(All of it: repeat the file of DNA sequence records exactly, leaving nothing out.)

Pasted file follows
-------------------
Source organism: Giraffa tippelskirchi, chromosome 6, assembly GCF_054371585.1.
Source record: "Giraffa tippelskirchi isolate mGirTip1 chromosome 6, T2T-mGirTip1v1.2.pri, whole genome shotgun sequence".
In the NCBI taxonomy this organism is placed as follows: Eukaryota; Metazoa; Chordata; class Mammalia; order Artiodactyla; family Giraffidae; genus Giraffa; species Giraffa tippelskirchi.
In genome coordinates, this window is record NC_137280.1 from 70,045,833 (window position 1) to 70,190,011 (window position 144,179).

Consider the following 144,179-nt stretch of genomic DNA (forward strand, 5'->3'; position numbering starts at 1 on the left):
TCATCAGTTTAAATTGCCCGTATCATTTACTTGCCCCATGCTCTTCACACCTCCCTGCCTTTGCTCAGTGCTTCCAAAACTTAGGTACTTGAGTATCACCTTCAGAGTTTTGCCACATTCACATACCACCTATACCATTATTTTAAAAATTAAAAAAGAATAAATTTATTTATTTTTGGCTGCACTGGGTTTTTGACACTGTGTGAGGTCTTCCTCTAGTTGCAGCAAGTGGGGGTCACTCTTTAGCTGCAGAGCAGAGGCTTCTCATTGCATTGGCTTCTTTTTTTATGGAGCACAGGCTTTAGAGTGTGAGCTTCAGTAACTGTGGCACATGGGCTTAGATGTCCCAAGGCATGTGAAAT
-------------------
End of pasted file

Source organism: Giraffa tippelskirchi, chromosome 6, assembly GCF_054371585.1.
Source record: "Giraffa tippelskirchi isolate mGirTip1 chromosome 6, T2T-mGirTip1v1.2.pri, whole genome shotgun sequence".
In the NCBI taxonomy this organism is placed as follows: Eukaryota; Metazoa; Chordata; class Mammalia; order Artiodactyla; family Giraffidae; genus Giraffa; species Giraffa tippelskirchi.
In genome coordinates, this window is record NC_137280.1 from 70,045,833 (window position 1) to 70,190,011 (window position 144,179).

Consider the following 144,179-nt stretch of genomic DNA (forward strand, 5'->3'; position numbering starts at 1 on the left):
TCATCAGTTTAAATTGCCCGTATCATTTACTTGCCCCATGCTCTTCACACCTCCCTGCCTTTGCTCAGTGCTTCCAAAACTTAGGTACTTGAGTATCACCTTCAGAGTTTTGCCACATTCACATACCACCTATACCATTATTTTAAAAATTAAAAAAGAATAAATTTATTTATTTTTGGCTGCACTGGGTTTTTGACACTGTGTGAGGTCTTCCTCTAGTTGCAGCAAGTGGGGGTCACTCTTTAGCTGCAGAGCAGAGGCTTCTCATTGCATTGGCTTCTTTTTTTATGGAGCACAGGCTTTAGAGTGTGAGCTTCAGTAACTGTGGCACATGGGCTTAGATGTCCCAAGGCATGTGAAAT